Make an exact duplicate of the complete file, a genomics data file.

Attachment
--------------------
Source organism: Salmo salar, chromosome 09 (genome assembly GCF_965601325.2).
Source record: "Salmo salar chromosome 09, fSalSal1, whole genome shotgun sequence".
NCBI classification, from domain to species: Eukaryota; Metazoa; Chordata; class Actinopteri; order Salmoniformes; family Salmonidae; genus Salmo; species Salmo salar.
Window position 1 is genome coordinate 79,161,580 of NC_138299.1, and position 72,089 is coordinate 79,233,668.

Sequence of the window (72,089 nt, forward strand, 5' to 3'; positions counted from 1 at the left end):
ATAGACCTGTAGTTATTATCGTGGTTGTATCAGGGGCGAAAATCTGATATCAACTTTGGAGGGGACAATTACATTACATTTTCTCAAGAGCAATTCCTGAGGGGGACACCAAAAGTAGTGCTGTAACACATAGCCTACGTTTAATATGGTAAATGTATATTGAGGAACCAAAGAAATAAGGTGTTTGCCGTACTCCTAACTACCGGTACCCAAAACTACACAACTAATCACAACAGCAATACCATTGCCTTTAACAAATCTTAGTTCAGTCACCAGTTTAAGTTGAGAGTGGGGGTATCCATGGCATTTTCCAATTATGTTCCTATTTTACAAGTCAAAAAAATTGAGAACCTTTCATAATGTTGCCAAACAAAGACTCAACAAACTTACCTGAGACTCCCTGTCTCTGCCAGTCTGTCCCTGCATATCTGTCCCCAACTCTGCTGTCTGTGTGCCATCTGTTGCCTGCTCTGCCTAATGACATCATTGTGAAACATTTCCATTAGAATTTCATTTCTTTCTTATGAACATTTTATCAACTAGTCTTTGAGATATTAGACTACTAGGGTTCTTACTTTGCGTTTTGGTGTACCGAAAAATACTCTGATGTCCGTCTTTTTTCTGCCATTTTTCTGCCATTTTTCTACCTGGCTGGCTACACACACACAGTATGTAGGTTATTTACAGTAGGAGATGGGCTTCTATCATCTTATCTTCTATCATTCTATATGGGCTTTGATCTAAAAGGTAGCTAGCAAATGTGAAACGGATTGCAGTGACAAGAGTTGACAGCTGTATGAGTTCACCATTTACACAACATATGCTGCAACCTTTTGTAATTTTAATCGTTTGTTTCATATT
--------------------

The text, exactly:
Source organism: Salmo salar, chromosome 09 (genome assembly GCF_965601325.2).
Source record: "Salmo salar chromosome 09, fSalSal1, whole genome shotgun sequence".
NCBI classification, from domain to species: Eukaryota; Metazoa; Chordata; class Actinopteri; order Salmoniformes; family Salmonidae; genus Salmo; species Salmo salar.
Window position 1 is genome coordinate 79,161,580 of NC_138299.1, and position 72,089 is coordinate 79,233,668.

Sequence of the window (72,089 nt, forward strand, 5' to 3'; positions counted from 1 at the left end):
ATAGACCTGTAGTTATTATCGTGGTTGTATCAGGGGCGAAAATCTGATATCAACTTTGGAGGGGACAATTACATTACATTTTCTCAAGAGCAATTCCTGAGGGGGACACCAAAAGTAGTGCTGTAACACATAGCCTACGTTTAATATGGTAAATGTATATTGAGGAACCAAAGAAATAAGGTGTTTGCCGTACTCCTAACTACCGGTACCCAAAACTACACAACTAATCACAACAGCAATACCATTGCCTTTAACAAATCTTAGTTCAGTCACCAGTTTAAGTTGAGAGTGGGGGTATCCATGGCATTTTCCAATTATGTTCCTATTTTACAAGTCAAAAAAATTGAGAACCTTTCATAATGTTGCCAAACAAAGACTCAACAAACTTACCTGAGACTCCCTGTCTCTGCCAGTCTGTCCCTGCATATCTGTCCCCAACTCTGCTGTCTGTGTGCCATCTGTTGCCTGCTCTGCCTAATGACATCATTGTGAAACATTTCCATTAGAATTTCATTTCTTTCTTATGAACATTTTATCAACTAGTCTTTGAGATATTAGACTACTAGGGTTCTTACTTTGCGTTTTGGTGTACCGAAAAATACTCTGATGTCCGTCTTTTTTCTGCCATTTTTCTGCCATTTTTCTACCTGGCTGGCTACACACACACAGTATGTAGGTTATTTACAGTAGGAGATGGGCTTCTATCATCTTATCTTCTATCATTCTATATGGGCTTTGATCTAAAAGGTAGCTAGCAAATGTGAAACGGATTGCAGTGACAAGAGTTGACAGCTGTATGAGTTCACCATTTACACAACATATGCTGCAACCTTTTGTAATTTTAATCGTTTGTTTCATATT